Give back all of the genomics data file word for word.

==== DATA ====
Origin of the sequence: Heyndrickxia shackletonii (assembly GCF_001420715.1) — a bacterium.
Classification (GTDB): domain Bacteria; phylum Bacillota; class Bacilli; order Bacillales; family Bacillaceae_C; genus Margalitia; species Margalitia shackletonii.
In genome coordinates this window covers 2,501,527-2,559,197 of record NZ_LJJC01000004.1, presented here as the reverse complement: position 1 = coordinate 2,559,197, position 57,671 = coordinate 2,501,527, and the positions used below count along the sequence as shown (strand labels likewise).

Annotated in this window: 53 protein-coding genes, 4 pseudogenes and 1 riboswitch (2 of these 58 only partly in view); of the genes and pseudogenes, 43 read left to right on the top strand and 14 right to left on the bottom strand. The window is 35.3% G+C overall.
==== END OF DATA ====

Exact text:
Origin of the sequence: Heyndrickxia shackletonii (assembly GCF_001420715.1) — a bacterium.
Classification (GTDB): domain Bacteria; phylum Bacillota; class Bacilli; order Bacillales; family Bacillaceae_C; genus Margalitia; species Margalitia shackletonii.
In genome coordinates this window covers 2,501,527-2,559,197 of record NZ_LJJC01000004.1, presented here as the reverse complement: position 1 = coordinate 2,559,197, position 57,671 = coordinate 2,501,527, and the positions used below count along the sequence as shown (strand labels likewise).

Annotated in this window: 53 protein-coding genes, 4 pseudogenes and 1 riboswitch (2 of these 58 only partly in view); of the genes and pseudogenes, 43 read left to right on the top strand and 14 right to left on the bottom strand. The window is 35.3% G+C overall.